Alpine Village marks 100 years at Freda’s Rock
Aoraki Mount Cook Alpine Village marks 100 years at Freda’s Rock
Aoraki Mount Cook Alpine Village is celebrating one hundred years since Emmaline Freda Du Faur (1882- 1935) made history as the first woman to conquer Mount Cook.
The self-taught Australian mountaineer climbed to the 12,316 ft (3754 m) summit on December 3rd 1910 with local guides Alec and Peter Graham and was famously photographed afterwards at ‘Freda’s Rock.’ Their venture was the second successful ascent of the west ridge of Mt Cook and was completed in a record time of 14 hours return – making Freda not only the first female but also the first Australian to reach the peak of New Zealand’s tallest mountain.
Not only an exceptional mountaineer, counting several ‘firsts’ in her climbing career, Freda Du Faur was a fascinating figure who climbed in long Victorian dresses that were standard clothing for women at that time with her leggings and hob-nailed boots underneath.
Aoraki Mt Cook Alpine Village Ltd General Manager Tourism Denis Callesen has researched Freda’s life and has sourced a book she wrote in 1915. (The Conquest of Mount Cook and Other Climbs)
Freda found it difficult to fit with the social mores of the times and her relationship with another woman was not accepted by her family or society. Following her suicide in 1935, Freda’s final wishes to be cremated were ignored and she was buried in an unmarked grave in Manly. (source: abc.net.au/hindsight)
“Freda is known as Australia’s first great mountaineer – male or female, but during her life she was better known in New Zealand because of her regular and inspirational voyages to the Hermitage where the snow clad mountains captivated her,” said Mr Callesen. She was determined to reach the summits of the high peaks although this was a very unusual pastime for women of that time.
“Freda was in the parties that climbed the second ascent of Mt Tasman, the first ascent of Mt Dampier and the first traverse of Mt Sefton, among other 10,000-foot peaks. Probably her greatest climb was the first grand traverse of all three peaks of Mt Cook on 3 January 1913 with Peter Graham and David Thomson.”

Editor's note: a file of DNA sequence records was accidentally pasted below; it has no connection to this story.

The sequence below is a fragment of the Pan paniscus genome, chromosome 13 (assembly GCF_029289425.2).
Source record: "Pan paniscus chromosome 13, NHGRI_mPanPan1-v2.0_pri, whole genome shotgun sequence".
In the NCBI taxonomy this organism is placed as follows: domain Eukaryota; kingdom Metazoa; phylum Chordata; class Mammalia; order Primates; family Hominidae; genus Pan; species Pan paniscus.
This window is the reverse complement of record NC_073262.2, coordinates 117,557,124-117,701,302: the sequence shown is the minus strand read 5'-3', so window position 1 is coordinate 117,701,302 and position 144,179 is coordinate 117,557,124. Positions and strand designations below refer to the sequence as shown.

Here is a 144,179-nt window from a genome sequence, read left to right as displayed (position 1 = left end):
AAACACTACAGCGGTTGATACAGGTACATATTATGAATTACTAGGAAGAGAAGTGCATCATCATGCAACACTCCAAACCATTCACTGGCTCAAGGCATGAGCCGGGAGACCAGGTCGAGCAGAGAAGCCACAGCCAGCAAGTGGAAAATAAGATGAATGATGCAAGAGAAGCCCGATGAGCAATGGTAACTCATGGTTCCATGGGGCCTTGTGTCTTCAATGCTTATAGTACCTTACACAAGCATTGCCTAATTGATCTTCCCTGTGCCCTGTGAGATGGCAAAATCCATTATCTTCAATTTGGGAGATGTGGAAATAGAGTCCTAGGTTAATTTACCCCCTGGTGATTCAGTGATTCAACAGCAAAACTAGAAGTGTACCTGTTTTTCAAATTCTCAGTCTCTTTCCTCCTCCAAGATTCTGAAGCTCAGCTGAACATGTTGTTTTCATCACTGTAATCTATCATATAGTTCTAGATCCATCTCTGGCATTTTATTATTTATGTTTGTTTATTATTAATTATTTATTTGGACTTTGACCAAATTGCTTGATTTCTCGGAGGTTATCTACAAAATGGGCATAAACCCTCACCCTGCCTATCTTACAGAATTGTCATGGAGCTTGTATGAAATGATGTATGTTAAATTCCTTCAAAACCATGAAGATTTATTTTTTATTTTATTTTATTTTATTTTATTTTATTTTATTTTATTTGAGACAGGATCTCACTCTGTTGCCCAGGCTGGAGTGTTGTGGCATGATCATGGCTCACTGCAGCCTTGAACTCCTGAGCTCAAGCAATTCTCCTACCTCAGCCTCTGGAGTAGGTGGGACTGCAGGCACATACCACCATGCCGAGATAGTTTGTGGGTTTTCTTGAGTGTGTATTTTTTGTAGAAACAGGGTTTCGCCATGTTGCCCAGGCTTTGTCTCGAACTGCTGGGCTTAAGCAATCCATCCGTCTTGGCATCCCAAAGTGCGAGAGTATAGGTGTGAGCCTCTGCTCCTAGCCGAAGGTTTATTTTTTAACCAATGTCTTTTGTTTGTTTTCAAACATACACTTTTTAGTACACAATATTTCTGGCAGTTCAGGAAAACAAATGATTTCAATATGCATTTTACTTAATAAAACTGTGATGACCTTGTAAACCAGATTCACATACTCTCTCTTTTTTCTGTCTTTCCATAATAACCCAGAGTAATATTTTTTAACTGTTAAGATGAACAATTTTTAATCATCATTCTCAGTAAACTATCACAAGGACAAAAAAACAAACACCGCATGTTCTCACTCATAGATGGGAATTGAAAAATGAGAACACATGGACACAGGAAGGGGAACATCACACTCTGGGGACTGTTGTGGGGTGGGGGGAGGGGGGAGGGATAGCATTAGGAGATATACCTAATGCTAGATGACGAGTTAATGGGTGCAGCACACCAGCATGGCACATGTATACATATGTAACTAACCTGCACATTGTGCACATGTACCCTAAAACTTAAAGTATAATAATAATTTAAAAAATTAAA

To mark the 100 year anniversary of her historic climb, the New Zealand Alpine Club is to host a Freda Du Faur Centenary Celebration at the Sir Edmund Hillary Alpine Centre on Saturday 4th December (2pm to 5pm) where a forum will feature guest speakers Sally Irwin and Margaret Clark, afternoon tea and short discussion topics.
Also in preparation for the occasion, Mr Callesen has carried out a reenactment of the historic photos captured at ‘Freda’s Rock’. With the help of Department of Conservation (DoC) Programme Manager Community Relations Shirley Slatter and Alpine Guides Trekking Guide Ryosuke Iijima, the 2010 image clearly illustrates the landscape changes over the past century.
Mr Callesen said he and various DoC people had searched for Freda’s Rock as shown in the original photograph for the past 18 years.
“Several changes had “grown” in the landscape and we’d made a few mistakes interpreting the land forms in the original image. Some of the rock is now obscured by an Alpine Totara, the shrubbery has matured significantly and the ground height is about 30cm higher than 100 years ago, possibly as a result of the 1913 flood,” he said.
“This has made it quite difficult to exactly replicate the photos, but we’ve had a go. It will be fascinating in another 100 years for later generations to again find the place and take their own image.
“Freda Du Faur was an exceptional woman and we are honoured to help celebrate a fascinating part of New Zealand history at the Sir Edmund Hillary Alpine Centre,” he said.
Freda’s Rock is located 20 metres off the Hooker Valley Track, and just a three minute walk from the first Hermitage site at the Aoraki Mount Cook Camp Ground at Whitehorse Hill, Aoraki Mount Cook National Park.
Following the Freda Du Faur Centenary Celebrations at the Sir Edmund Hillary Alpine Centre there will be drinks and a buffet dinner at The Old Mountaineers Café Bar and Restaurant where guest speaker Lydia Bradey, the first woman to climb Everest without oxygen, will continue a discussion forum for the Freda Du Faur Centenary Celebrations.
Footnote: The grave of Freda Du Faur now has a headstone. It was installed in 2004 when, Ashley Gualter of Sydney (originally from South Canterbury) tracked down Freda’s unmarked grave after reading her biography, ‘Between Heaven and Earth’ by Sally Irwin. With the help of Stu Piddington of the Timaru Herald, funds were raised and a piece of Greywacke from the Mackenzie country donated by Timaru Bluestone owner Rene Kempf to create a headstone and correctly recognize Freda’s grave and place in history.